The local truck stop. That’s usually where all the bad shenanigans go down.

Photo’s Credit to: IMDB, AceShowbiz

Still Alice (2014)

Everybody’s a little forgetful. Especially my ex-girlfriend. I mean, it was my birthday for gosh sakes!

50-year-old Dr. Alice Howland (Julianne Moore) lives a pretty good life. She has a loving husband (Alec Baldwin), lives in a comfy home, teaches at Columbia, has three, grown-up kids that constantly stay in touch with her, and she seems to have it all figured out. However, that all changes one day when she begins to realize that she’s forgetting certain things. Not just any certain things, but things that she used to know or at least, should know. Though it’s only tiny pieces of forgotten knowledge, Alice still doesn’t take any chances and decides to go to the doctor to take a test. She gets the results a week later and finds out that she’s been diagnosed with a rare case early onset Alzheimer’s disease. She, as well as the rest of her family, is absolutely devastated. But they all soon realize that they have to take advantage of the time they have with their mother now, before it’s all too late and Alice has forgotten just about everything in her life.

It’s a shame that certain movies such as Still Alice, are generally regarded as “made-for-TV specials”, only because of their plot, or what it is that they decide to talk about. Usually, movies about people with certain dramatic, life-altering diseases, are thrown onto Lifetime to be seen by housewives from all over the globe, where they’ll go “ooh” and “ahh”, and think it is maybe the greatest piece of film they have ever seen. This assumption of mine may not be right, but for the most part, movies about diseases, usually get tossed to the TV-screens, so that the heavy-hitters can play where the big boys play, and that’s the cinema’s.

Look out, paparazzo, Alec Baldwin 'a comin'.

Look out, paparazzo, Alec Baldwin ‘a comin’.

But with Still Alice, there’s finally an exception to the rule that proves it doesn’t matter what disease-of-the-week your movie seems to be discussing or highlighting, if it is good, then people will see it, regardless of what form they decide to do so. In this case though, it’s on the big screen, with noticeable, big-hitter names like “Julianne Moore”, “Alec Baldwin”, “Kristen Stewart”, and yes, even “Kate Bosworth”, and still seems like it could be played on TV.

The main reason of that has less to do with the material and more of just the way it’s cheaply-shot by Richard Glatzer and Wash Westmoreland, but regardless, it’s still a movie that discusses a real life, actual disease and does so in an efficient, thought-provoking way. It hardly ever gets over-dramatic and it doesn’t really even seem to paint its main character, Alice, as any kind of miracle woman, that so tragically gets hit with this disease. Sure, it’s very sad and I wouldn’t wish this disease upon anyone (or any disease, for the record), but Alice, as portrayed in this movie, isn’t a wonderful lady. She’s a nice one, but she’s like you or I – she makes mistakes, she acts selfish and, especially when finding out about this disease of hers, starts to take advantage of the situation to get whatever it is that she wants, from whomever she wants.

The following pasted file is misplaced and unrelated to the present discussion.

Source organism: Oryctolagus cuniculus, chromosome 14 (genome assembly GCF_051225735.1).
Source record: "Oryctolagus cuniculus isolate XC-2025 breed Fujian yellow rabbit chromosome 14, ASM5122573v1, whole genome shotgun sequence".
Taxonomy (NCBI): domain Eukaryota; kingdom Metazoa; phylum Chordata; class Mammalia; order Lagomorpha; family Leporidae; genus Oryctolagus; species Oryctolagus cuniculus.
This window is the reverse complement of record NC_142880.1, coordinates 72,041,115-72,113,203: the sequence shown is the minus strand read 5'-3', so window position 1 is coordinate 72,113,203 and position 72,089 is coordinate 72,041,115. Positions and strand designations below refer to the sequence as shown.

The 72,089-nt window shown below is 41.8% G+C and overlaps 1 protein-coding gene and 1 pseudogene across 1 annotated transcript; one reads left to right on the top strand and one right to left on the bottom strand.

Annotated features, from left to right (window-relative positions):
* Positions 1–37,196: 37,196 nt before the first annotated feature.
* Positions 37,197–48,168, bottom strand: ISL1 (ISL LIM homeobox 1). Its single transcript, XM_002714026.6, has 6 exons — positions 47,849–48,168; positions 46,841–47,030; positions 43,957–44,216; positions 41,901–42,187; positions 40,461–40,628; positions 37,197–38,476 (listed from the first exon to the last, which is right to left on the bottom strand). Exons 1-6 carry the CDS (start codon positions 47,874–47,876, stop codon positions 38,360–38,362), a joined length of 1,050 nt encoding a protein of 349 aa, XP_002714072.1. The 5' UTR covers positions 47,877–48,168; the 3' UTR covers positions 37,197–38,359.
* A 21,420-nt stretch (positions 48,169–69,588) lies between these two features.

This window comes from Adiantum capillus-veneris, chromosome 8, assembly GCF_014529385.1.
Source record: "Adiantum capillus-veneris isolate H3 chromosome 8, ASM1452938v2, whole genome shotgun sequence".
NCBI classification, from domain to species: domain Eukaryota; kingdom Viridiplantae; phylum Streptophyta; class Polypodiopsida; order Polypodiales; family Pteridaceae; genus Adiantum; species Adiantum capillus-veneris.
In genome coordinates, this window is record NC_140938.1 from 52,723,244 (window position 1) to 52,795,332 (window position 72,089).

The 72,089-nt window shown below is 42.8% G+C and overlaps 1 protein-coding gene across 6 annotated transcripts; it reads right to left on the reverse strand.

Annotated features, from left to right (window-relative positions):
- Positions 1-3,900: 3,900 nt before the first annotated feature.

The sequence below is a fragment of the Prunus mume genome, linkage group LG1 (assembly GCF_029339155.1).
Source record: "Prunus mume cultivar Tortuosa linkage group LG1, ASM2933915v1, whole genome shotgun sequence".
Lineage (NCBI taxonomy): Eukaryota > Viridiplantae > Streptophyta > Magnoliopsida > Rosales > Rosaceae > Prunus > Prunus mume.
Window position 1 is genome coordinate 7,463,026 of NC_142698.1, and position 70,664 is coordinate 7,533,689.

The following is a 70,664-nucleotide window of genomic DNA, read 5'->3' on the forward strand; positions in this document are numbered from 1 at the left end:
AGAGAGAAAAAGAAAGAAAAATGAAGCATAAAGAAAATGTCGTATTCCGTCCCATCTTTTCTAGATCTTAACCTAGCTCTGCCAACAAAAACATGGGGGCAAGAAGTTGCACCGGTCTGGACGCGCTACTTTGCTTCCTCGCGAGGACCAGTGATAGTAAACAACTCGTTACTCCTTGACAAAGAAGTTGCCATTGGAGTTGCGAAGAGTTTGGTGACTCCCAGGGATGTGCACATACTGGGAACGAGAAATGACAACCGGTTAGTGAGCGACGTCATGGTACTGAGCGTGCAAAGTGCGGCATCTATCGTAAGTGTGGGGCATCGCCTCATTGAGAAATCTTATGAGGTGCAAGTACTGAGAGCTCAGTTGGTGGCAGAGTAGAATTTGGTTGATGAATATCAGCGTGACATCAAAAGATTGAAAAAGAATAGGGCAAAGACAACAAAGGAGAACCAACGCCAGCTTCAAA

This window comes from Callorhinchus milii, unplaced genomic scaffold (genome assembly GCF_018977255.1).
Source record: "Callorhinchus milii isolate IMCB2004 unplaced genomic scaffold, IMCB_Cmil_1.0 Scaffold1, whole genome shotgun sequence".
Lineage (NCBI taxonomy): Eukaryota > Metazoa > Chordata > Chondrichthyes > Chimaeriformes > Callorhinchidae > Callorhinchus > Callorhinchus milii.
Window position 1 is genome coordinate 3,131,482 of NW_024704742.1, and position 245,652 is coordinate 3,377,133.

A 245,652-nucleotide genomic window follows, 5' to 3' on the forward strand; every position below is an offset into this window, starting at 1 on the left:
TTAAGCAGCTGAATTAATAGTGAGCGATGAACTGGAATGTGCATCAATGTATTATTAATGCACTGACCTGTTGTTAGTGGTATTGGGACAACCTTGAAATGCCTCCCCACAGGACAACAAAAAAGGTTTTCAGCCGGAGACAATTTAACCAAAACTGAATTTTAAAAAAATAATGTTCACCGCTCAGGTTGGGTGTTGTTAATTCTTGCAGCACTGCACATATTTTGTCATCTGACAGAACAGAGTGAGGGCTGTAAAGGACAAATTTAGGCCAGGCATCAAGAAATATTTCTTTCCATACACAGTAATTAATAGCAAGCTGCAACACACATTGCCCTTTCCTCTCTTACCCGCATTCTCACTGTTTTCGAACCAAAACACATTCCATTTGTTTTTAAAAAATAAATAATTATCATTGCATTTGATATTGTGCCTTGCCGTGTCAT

This may give the impression that Alice is a terrible woman who nobody would ever want to see a whole movie dedicated to, let alone one including her struggle with getting past a life-changing disease such as Alzheimer’s, but the movie doesn’t try to push that off on us. She’s a normal, everyday woman that you’d meet on the street, but the sad reality of her life is that she has this disease and it’s making her life, as well as those around her, a living hell.

So yeah, it’s pretty sad material that we’re working with here, but Westmoreland and Glatzer don’t ever seem to let this go too far to where it’s downright depressing and preachy. They both show the problems one faces with Alzheimer’s, how they can try to overcome it, and/or what others can do to help that person who is currently struggling. They take their sweet time with this character and her disease, and it never seems “Hollywood-ized”, nor does it ever seem like it’s pandering to anyone, at any time.

Especially not when Westmoreland and Glatzer begin to discuss the darker layers of this story and what the disease can do to those afflicted with it. For instance, there’s a surprising amount of detail that goes into Alice’s plans for her suicide, when she’s going to do it, how she’s going to do it, and just whether or not she’ll even remember. Had this been shown strictly on television first, I can assure you, we probably wouldn’t have seen this aspect developed, or better yet, even brought up in the first place. But considering that this is a feature film, Westmoreland and Glatzer are given a hell of a lot more free reign to dig deep into the problems one person may definitely have if they’re ever diagnosed with this same problem.

It’s not only eye-opening to a dense idiot such as myself, but also helps us appreciate Alice, the character here, a whole lot more.

Because, see, like I said before about Alice and the way she’s written in this movie, she’s not perfect, but she’s real and that’s what matters the most. Some of this has to do with the way Alice is developed, but most of it is because of Julianne Moore and the way she searches long and hard to get to the center of this woman, and how it’s hard to ever take your eyes off of her. However, don’t be fooled by the marketing of this movie, this isn’t a very showy performance from Moore; it’s just a near-perfect showing of what she does best, when given the right material to do so with: Act her rump off.